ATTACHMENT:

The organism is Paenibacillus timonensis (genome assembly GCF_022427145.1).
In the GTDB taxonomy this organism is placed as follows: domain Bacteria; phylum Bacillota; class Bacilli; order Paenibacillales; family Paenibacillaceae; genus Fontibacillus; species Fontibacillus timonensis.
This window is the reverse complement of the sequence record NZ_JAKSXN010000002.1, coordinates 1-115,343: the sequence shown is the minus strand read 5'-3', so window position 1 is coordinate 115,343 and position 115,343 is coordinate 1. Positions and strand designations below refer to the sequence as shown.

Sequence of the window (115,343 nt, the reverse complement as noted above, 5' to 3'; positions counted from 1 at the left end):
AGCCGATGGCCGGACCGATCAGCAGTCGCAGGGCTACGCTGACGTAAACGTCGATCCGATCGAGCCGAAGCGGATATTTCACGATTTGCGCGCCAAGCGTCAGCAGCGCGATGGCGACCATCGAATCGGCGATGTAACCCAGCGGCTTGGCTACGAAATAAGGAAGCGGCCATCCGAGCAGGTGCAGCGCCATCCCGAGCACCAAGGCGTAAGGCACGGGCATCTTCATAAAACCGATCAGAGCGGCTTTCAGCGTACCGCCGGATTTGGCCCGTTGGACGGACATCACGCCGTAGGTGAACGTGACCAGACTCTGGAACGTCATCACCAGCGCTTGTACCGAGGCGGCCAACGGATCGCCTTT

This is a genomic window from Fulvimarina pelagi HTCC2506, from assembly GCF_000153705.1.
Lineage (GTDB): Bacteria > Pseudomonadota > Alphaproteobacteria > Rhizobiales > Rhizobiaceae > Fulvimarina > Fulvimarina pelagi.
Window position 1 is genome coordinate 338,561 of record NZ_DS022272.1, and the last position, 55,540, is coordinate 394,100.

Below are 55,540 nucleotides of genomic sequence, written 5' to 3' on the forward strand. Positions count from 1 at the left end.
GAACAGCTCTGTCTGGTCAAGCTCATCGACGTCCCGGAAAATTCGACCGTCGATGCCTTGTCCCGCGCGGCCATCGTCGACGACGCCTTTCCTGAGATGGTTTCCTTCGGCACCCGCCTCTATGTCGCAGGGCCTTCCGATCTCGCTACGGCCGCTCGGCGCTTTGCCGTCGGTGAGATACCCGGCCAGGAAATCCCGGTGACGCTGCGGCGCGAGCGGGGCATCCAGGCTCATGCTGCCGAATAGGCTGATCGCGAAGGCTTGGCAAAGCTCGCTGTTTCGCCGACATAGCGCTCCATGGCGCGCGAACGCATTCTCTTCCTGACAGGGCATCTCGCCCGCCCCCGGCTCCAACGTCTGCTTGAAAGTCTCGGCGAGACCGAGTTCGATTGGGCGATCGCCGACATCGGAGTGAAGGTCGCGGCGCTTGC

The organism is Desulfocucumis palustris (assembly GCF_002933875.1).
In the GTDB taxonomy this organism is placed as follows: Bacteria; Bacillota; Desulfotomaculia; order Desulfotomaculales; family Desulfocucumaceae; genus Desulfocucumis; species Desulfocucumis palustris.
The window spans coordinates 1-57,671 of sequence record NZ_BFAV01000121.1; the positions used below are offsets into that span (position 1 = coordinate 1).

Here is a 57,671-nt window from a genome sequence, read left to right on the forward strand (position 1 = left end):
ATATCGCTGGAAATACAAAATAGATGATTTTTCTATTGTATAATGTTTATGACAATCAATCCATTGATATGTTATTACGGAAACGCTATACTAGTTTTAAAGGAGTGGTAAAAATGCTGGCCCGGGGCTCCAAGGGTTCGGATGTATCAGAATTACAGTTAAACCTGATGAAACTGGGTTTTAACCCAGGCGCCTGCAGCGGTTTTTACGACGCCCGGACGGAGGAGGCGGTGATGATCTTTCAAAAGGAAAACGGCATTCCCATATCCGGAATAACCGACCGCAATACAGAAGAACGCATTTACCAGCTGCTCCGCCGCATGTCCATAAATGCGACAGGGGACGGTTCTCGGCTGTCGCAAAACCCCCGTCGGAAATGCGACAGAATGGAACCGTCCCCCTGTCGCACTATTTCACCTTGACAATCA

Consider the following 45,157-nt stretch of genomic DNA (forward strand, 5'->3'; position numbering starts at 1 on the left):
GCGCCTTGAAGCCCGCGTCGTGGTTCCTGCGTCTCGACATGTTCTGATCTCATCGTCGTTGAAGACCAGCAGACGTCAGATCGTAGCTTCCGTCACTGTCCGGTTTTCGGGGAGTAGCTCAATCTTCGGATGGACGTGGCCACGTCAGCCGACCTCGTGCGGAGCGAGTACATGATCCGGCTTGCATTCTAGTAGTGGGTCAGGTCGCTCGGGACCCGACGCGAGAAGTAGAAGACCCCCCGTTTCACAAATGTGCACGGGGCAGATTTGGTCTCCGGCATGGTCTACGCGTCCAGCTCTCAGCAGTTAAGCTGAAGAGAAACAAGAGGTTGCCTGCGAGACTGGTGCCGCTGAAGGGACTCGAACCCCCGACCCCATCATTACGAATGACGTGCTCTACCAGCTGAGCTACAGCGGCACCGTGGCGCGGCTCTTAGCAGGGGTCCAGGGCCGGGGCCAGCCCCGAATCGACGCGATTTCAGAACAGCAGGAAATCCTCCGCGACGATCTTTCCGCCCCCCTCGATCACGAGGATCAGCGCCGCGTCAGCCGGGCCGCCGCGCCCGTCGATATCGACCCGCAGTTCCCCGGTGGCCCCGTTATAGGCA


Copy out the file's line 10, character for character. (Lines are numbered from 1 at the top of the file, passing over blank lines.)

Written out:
GAACAGCTCTGTCTGGTCAAGCTCATCGACGTCCCGGAAAATTCGACCGTCGATGCCTTGTCCCGCGCGGCCATCGTCGACGACGCCTTTCCTGAGATGGTTTCCTTCGGCACCCGCCTCTATGTCGCAGGGCCTTCCGATCTCGCTACGGCCGCTCGGCGCTTTGCCGTCGGTGAGATACCCGGCCAGGAAATCCCGGTGACGCTGCGGCGCGAGCGGGGCATCCAGGCTCATGCTGCCGAATAGGCTGATCGCGAAGGCTTGGCAAAGCTCGCTGTTTCGCCGACATAGCGCTCCATGGCGCGCGAACGCATTCTCTTCCTGACAGGGCATCTCGCCCGCCCCCGGCTCCAACGTCTGCTTGAAAGTCTCGGCGAGACCGAGTTCGATTGGGCGATCGCCGACATCGGAGTGAAGGTCGCGGCGCTTGC